Lewis’s “Leap in the Dark”

C. S. Lewis was brought up in the Church of England but left any childhood faith behind as soon as his independent circumstances and the demands of compulsory church attendance allowed, and in response to what he felt his intellectual maturity demanded.  As an educated young “modern,” he came to view religion in general, including the Christianity of his youth, as a mere cultural construct that evolved to provide comfort and answers to less “enlightened” men.  He had long turned to poetry to supply the kind of “spiritual” and aesthetic satisfaction that religion provided for others.  In looking to poetry, he unwittingly set himself on the road to redemption.

What Lewis most wanted to be in early life was an accomplished poet.  After Magdalen College made him a fellow in 1925, and his long poem Dymer was published the following year, it looked like he might be on the path toward achieving his desire.  But in his own reading, he found himself continually drawn to religious writers, whose works were “were clearly those on whom I could really feed.”  Walter Hooper notes of Lewis at this time “All these years the greatest pleasure he ever had was from Christian poetry. Things like Spencer, Milton — all of these great poets. And yet he found out that he was reading them, as he later said, with the point left out. The same thing was happening with his friends — the people he thought he should’ve liked were the college atheists. But the ones he really liked were Tolkien, a practicing very devout Catholic, and Owen Barfield, who asked all the right questions” (Question of God, “A Leap in the Dark” segment)

What poetry, story, and myth did for Lewis was to draw him with an indescribable longing, but for what he did not yet know.  Later, the Christian Lewis would call this “Joy,” and it would be one of the central themes of his writing.  How he came to describe it as was not the thing itself desired, not even the satisfaction of a desire, but a desire itself that is more desirable than any satisfaction because it points one toward the source of the desired.  And that led Lewis down a logical path to infer that if, in life, there are “real” satisfactions for our desires in this world, should not the longing that was Joy also have its satisfaction, but perhaps in something beyond this world?

Then Lewis read Chesterton’s Everlasting Man and, “for the first time saw the whole Christian outline of history set out in a form that seemed to me to make sense” (Surprised by Joy). He continues, “The fox had now been dislodged from the wood and was running in the open, bedraggled and weary, the hounds barely a field behind.”   Weary of running, he came to the realization the truth about his resistance:  “I had always wanted, above all things, not to be interfered with. I had wanted — mad wish — to call my soul my own.”  Then comes his famous description of the moment of surrender:  “You must picture me alone in that room at Magdalen, night after night, feeling, whenever my mind lifted even for a second from my work, the steady, unrelenting approach of Him whom I so earnestly desired not to meet. Total surrender, the absolute leap in the dark, were demanded. I gave in, and admitted that God was God … perhaps, that night, the most dejected and reluctant convert in all England” (SJ).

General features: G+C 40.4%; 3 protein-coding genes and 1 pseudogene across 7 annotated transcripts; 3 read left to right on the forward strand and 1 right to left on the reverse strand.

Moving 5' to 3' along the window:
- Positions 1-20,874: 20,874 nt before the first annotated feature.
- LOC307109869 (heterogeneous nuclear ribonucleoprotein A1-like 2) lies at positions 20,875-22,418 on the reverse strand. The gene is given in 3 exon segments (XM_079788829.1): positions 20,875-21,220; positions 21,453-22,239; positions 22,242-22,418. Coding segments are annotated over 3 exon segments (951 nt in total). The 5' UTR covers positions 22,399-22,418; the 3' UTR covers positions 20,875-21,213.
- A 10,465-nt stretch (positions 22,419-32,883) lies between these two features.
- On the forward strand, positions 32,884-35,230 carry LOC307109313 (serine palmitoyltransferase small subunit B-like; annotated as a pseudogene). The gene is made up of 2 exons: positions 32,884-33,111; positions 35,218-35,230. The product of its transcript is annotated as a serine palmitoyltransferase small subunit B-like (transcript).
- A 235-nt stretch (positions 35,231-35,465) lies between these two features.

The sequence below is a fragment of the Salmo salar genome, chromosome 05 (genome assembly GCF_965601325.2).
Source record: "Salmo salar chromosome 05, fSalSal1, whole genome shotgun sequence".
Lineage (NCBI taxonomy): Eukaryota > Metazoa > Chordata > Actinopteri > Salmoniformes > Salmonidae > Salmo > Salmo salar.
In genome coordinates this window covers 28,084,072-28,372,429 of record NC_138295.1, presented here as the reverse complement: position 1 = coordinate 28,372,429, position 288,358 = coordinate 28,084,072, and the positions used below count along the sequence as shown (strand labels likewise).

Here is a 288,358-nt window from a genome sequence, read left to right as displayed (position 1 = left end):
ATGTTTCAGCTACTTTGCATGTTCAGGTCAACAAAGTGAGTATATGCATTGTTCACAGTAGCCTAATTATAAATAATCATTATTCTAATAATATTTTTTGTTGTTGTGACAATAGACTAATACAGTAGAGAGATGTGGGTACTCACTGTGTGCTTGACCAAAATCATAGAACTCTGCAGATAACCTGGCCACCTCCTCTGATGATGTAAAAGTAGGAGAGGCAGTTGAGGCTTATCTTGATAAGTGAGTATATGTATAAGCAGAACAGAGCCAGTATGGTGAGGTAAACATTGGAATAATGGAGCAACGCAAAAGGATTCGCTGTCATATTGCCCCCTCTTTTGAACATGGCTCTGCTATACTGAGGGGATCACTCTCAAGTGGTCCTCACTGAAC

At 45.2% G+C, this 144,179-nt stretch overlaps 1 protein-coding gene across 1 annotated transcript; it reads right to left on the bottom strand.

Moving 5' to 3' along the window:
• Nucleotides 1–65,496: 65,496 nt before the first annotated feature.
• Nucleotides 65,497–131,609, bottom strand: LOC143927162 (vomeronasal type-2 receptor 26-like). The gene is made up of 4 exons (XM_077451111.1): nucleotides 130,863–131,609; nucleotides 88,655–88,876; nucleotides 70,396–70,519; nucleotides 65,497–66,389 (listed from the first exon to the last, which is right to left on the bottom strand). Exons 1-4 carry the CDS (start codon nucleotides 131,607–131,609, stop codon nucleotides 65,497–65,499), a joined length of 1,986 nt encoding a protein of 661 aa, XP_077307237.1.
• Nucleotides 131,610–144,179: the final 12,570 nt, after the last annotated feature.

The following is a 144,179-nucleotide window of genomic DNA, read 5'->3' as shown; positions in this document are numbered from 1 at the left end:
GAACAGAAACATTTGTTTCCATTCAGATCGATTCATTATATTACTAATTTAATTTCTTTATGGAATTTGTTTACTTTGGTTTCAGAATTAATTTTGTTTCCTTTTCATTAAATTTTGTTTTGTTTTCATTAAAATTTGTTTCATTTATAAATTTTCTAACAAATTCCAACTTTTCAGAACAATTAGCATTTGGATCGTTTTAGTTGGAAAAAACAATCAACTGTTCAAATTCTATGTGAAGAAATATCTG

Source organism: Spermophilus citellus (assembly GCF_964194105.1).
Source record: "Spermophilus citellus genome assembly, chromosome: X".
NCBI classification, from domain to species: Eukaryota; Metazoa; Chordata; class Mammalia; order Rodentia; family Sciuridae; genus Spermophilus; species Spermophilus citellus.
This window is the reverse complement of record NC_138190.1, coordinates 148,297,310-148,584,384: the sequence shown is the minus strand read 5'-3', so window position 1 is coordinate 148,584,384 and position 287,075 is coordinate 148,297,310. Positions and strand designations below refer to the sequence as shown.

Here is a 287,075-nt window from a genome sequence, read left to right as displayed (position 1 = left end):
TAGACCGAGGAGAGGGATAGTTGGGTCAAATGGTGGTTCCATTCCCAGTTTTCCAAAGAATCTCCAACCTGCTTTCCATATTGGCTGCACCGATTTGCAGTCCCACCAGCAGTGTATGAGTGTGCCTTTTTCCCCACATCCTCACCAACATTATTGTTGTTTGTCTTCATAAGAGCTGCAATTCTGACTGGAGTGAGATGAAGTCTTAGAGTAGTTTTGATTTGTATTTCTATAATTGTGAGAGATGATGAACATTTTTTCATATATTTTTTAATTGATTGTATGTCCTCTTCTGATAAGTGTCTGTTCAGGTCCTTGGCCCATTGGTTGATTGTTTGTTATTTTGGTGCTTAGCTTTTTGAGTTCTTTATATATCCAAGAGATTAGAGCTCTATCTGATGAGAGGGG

Lewis now believed in God, but what remained unresolved were the claims of Jesus to be the Christ.  Walter Hooper describes the well-known night in 1931, when Lewis “had invited Tolkien and Hugo Dyson, two of his closest friends, to Magdalen College. It was a windy night, they went along before dinner, they walked along Addison’s Walk talking about mythology. They stayed up till 4:00 AM and Tolkien did his work well” (Question of God).  Lewis described a critical turning point in a letter to his friend Arthur Greeves:  “What Dyson and Tolkien showed me was this — that if I met the idea of sacrifice in a pagan story I didn’t mind it at all — I was mysteriously moved by it. The reason was that in pagan stories I was prepared to feel the myth as profound . . . . Now the story of Christ is simply a true myth.”

Lewis ruminated on this idea until it seeped into his soul.  In the Question of God, he describes his experience of what we American Evangelicals might call “accepting Christ” thus:  “I know very well when but hardly how the final step was taken. I went with my brother to have a picnic at Whipsnade Zoo. We started in fog, but by the end of our journey the sun was shining. When we set out I did not believe that Jesus Christ is the Son of God and when we reached the zoo I did. I had not exactly spent the journey in thought. Nor in great emotion. It was more like when a man, after a long sleep, becomes aware that he is now awake. But what of Joy? To tell you the truth, the subject has lost nearly all interest for me since I became a Christian. It was valuable only as a pointer to something other and outer.”

About Rick D. Williams

Teaching and writing have been my life's work for over two decades as a journalist and educator. My degrees in History were earned at Illinois State University, and I've done additional graduate work at Lincoln Christian Seminary and Urbana Theological Seminary. Over the years I’ve led conference workshops and authored articles and book chapters on topics ranging from religious education and international student ministry to state and local history.
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